The enhancement of fixation of a porous-coated femoral component by autograft and allograft in the dog

D. J. McDonald, R. H. Fitzgerald, E. Y.S. Chao

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31 Scopus citations

Abstract

Revision total arthroplasty of the hip, without cement, was done in dogs to compare the abilities of autologous grafts and allografts of bone to enhance histological ingrowth of bone and biomechanical strength. Six weeks after primary total hip arthroplasty with cement, the femoral component was revised to a titanium fiber-metal prosthesis. On the basis of the type of graft that was impacted into the voids around the ingrowth surface at revision, three study groups were created: no graft (control), four dogs; fresh autograft, six dogs; and frozen allograft, six dogs. Twelve weeks after revision, histological analysis revealed the greatest amount of ingrowth proximally in the grafted specimens. A mean of 22.3 per cent ingrowth was observed in the dogs that had an autograft; this was not significantly different from the mean of 17.5 per cent in those that had an allograft. The non-grafted specimens showed little ingrowth, the values being significantly less than those for the grafted specimens. Push-out testing showed greater ultimate shear strength proximally than distally in the grafted specimens, and at the proximal level there was a significant difference between the group that had an autograft and the control group (mean, 4.03 and 1.22 megapascals, respectively). Ultimate strength correlated positively with ingrowth of bone (r = 0.82). Radiographically, subsidence of the components and lucent lines were observed more frequently in the nongrafted specimens, and if both were present, significantly less ingrowth of bone and strength were observed. Clinical relevance: The degree of stability of the implant and the apposition to bone that are required for effective growth of bone into a porous surface are often difficult to achieve during revision total hip arthroplasty without cement. Fresh autologous bone graft is the biological material of choice to recreate lost bone stock. However, when this material is not available or is in limited supply, and the implant is stable, a frozen allogeneic graft is an acceptable alternative.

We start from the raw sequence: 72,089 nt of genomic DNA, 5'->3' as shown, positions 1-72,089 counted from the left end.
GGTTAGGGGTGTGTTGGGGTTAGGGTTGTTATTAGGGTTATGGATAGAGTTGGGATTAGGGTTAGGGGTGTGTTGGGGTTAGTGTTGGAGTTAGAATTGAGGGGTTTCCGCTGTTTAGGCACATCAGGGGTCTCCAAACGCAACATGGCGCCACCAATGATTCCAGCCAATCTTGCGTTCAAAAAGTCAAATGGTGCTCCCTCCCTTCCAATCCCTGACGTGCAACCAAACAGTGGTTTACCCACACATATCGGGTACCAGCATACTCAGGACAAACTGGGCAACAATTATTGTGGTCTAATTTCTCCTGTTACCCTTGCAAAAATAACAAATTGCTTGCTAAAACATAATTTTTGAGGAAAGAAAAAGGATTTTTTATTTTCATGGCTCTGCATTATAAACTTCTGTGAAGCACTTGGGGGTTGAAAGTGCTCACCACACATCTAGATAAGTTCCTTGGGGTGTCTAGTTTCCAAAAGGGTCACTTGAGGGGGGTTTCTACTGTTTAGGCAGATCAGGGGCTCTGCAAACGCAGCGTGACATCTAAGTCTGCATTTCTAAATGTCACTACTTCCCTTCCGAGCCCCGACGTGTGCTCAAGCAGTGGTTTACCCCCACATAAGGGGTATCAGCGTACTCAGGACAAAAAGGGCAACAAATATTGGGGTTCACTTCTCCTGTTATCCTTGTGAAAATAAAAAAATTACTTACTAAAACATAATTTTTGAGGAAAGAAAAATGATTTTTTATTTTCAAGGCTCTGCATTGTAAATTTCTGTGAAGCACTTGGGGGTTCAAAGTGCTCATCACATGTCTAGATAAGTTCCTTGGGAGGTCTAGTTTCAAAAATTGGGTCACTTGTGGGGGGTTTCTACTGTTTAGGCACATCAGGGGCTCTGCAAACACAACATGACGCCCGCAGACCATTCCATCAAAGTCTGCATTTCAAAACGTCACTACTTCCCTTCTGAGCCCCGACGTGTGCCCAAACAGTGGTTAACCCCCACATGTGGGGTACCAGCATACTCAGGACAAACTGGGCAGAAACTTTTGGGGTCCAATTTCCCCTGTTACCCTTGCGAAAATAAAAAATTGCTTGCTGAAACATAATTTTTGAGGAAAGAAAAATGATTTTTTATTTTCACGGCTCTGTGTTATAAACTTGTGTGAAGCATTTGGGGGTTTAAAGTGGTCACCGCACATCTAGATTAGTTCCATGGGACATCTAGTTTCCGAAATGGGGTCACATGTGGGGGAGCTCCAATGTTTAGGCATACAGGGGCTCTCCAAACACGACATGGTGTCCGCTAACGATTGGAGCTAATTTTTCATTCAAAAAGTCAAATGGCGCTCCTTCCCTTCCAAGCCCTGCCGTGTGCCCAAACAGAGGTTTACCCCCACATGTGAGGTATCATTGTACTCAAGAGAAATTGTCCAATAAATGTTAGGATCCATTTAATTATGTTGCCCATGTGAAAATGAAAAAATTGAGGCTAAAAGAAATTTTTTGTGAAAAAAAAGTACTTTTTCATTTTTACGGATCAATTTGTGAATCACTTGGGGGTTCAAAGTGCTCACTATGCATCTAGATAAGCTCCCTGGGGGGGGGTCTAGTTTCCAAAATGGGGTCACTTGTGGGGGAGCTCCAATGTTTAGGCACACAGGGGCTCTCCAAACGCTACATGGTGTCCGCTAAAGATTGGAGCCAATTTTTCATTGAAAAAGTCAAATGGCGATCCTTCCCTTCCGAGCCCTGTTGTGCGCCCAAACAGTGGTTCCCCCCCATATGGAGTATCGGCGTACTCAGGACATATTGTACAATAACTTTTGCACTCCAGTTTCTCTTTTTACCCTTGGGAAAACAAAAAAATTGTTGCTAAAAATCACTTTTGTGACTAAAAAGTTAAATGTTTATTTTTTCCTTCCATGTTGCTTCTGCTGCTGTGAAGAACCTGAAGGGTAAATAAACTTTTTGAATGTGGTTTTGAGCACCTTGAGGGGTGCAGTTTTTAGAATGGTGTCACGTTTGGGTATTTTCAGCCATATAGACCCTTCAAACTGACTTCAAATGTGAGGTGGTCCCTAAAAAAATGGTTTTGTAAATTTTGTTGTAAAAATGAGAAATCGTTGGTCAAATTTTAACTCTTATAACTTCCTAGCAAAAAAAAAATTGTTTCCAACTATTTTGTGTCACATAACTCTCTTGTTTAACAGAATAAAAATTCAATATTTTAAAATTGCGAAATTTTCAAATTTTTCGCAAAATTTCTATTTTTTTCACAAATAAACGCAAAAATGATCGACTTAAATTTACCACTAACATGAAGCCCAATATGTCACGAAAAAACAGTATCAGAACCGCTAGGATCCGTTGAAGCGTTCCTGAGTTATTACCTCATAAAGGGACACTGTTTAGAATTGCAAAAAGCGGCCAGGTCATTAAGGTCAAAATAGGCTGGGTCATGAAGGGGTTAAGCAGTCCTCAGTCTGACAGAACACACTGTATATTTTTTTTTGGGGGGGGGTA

Original languageEnglish
Pages (from-to)728-737
Number of pages10
JournalJournal of Bone and Joint Surgery - Series A
Volume70
Issue number5
DOIs
StatePublished - 1988

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